A week ago today I was in Cambridge, Massachusetts, attending the Women, Action and Media conference sponsored by The Center for New Words at MIT. Appropriately dubbed, WAM!, this conference packed a real punch. Women and men came together not to bemoan the current state of American media (we all knew the bad news well before we got there) but to discover and offer strategies for making things better.
Panel discussions focused on working together, sharing information, making contacts. The attendees shared a commitment to injecting positive, liberal and transparent commentary into a divisive and ailing American media. Mainstream, progressive or emerging; conventional, print or virtual”all formats were discussed and all writers taken seriously.
I met a female pastor and real estate agent with her own progressive radio show in Cambridge, who has agreed to contribute her perspective in this space. In a session on women's writing groups, an attendee who wore a press pass for CBS and was a native of Senegal, suggested ways to bring women writers together in positive ways to produce news of our own. The panel organizer offered concrete strategies for these kinds of groups: avoiding "you" statements; discussing the text not the author; and explaining how a piece of writing makes a reader feel. In other words, methods of critique that encourage dialog and the open exchange of ideas, attitudes generally missing from commentary we encounter daily in the mainstream.
Celebrities of the women's media movement, like Jessica Valenti and Jennifer Pozner, were anonymous among the rest of us. (Unless you happened to be scoping out name badges, which I did a few times!) Not an entourage to be seen, not a handler in sight. Helen Thomas and Zaifa Ganzana, the honorable keynotes, mingled with attendees and chatted easily. During her keynote, Thomas bragged of being dubbed "the queen of not shutting up," and implored the rest of us to never shut up, never stop calling things as we see them. The other speaker, a journalist and former prisoner of the Hussein regime, turned her address into an opportunity to interview us. She asked the audience to discuss their projects and activism; what could have been a celebrity moment became instead an inclusive conversation about political change.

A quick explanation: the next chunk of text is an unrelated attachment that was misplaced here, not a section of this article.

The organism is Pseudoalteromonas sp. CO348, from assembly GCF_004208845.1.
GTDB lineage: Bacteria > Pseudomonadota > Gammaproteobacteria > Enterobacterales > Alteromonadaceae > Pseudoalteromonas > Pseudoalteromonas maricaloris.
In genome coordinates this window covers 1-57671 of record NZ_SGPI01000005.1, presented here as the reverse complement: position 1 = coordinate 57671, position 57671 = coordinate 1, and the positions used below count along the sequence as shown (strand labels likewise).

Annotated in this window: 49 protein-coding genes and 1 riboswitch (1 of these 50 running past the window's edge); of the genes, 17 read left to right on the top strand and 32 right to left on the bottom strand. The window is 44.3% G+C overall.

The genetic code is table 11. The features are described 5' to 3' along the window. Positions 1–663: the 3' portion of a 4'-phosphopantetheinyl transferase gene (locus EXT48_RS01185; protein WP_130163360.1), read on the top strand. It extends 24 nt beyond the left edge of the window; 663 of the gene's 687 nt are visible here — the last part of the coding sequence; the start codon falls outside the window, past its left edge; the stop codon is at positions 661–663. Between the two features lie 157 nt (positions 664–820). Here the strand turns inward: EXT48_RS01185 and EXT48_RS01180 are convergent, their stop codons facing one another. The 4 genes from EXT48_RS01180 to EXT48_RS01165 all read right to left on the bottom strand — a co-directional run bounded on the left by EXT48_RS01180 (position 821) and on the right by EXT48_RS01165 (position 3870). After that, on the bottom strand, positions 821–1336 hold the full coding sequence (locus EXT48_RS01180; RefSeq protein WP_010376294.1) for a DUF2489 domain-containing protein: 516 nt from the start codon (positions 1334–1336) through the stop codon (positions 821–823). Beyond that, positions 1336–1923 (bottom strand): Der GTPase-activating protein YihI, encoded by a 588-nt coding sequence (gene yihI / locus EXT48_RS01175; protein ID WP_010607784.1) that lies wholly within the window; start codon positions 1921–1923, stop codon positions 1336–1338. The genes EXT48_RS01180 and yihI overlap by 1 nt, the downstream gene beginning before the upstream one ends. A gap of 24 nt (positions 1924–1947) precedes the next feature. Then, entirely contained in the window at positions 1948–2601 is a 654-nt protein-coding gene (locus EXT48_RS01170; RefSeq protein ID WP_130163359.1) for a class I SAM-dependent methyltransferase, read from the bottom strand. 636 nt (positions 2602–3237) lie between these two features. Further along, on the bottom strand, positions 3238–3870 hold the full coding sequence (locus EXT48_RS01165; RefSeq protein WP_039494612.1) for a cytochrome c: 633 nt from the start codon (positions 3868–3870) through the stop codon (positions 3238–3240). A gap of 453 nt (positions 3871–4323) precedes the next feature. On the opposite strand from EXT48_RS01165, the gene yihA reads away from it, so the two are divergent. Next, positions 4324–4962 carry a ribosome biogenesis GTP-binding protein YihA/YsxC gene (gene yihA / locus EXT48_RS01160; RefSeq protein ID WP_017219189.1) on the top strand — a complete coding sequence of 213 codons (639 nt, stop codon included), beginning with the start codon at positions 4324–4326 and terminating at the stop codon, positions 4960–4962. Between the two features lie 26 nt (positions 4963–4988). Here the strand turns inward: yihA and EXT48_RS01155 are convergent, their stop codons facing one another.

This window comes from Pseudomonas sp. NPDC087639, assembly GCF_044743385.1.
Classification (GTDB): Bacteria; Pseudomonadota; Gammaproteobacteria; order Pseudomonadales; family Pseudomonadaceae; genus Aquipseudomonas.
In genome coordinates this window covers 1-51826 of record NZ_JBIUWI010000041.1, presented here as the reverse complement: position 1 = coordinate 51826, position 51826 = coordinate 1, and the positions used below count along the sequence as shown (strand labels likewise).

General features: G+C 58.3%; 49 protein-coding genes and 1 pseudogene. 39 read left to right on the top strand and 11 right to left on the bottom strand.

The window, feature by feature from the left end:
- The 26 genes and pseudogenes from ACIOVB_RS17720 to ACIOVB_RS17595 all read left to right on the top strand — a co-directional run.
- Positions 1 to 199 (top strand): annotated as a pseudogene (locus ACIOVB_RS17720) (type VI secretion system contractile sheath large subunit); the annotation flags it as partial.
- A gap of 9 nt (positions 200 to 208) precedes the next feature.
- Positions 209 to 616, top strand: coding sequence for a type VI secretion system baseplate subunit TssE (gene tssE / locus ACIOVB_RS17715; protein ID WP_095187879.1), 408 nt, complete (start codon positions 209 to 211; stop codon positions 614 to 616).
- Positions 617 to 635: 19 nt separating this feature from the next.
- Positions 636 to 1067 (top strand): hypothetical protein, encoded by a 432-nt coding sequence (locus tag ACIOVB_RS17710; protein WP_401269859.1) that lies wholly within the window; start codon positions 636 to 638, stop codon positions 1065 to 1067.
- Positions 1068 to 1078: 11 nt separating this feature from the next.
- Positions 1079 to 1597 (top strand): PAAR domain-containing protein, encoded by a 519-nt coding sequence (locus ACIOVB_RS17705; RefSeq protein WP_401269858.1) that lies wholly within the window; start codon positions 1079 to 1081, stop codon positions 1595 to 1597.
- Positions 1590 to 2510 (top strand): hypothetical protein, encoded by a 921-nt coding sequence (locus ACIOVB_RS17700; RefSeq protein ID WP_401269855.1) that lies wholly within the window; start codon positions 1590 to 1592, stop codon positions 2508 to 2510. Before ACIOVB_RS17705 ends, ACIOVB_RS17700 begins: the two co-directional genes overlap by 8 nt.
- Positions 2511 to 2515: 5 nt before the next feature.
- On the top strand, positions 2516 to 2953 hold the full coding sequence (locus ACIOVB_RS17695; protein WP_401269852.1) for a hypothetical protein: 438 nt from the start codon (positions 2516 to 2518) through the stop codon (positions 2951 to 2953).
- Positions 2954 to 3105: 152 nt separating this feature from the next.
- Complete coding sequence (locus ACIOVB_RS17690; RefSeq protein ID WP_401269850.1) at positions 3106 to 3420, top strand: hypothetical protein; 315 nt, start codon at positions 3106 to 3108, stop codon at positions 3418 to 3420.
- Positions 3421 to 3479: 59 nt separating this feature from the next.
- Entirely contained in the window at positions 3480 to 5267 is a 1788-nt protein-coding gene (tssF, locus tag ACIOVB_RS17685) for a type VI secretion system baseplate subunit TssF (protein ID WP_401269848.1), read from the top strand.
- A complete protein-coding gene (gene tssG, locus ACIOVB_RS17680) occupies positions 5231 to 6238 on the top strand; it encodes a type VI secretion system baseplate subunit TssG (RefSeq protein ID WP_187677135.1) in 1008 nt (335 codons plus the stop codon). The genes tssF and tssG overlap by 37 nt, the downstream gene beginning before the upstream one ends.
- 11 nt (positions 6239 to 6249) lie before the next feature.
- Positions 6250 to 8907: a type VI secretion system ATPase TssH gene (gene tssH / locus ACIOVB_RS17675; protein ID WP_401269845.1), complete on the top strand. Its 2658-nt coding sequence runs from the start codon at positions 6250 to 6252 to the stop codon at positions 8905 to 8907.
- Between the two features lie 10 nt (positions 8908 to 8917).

Some may argue that women are just built for this kind of thing'smutual admiration, open conversation, taking an interest in others. But I disagree (see: Ann Coulter, Katie Roiphe, Peggy Noonan). This attitude to sharing, empowering and networking seems to me ideology-specific and gender neutral: it's progressive.
The conference taught me a lot about the progressive movement of which I claim to be a part; and not just that I have much more to learn and there's work to be done. I see better now how movements for change depend upon people coming together and connecting one on one. We at WAM! explicitly (and tacitly through our attendance) reminded one another that, no matter who holds office and despite the lies we are told, the progressive movement isn't going away. I'm proud to be part of all this, especially my new role at OpEdNews, and happy to report I'll be back with all the WAMmers next year.
Kellie Bean has been a Professor of English at Marshall University, an Associate Dean of Liberal Arts, and most recently, Provost of a small New England College. Author of "Post-Backlash Feminism: Women and the Media Since Reagan/Bush" (McFarland (more...)
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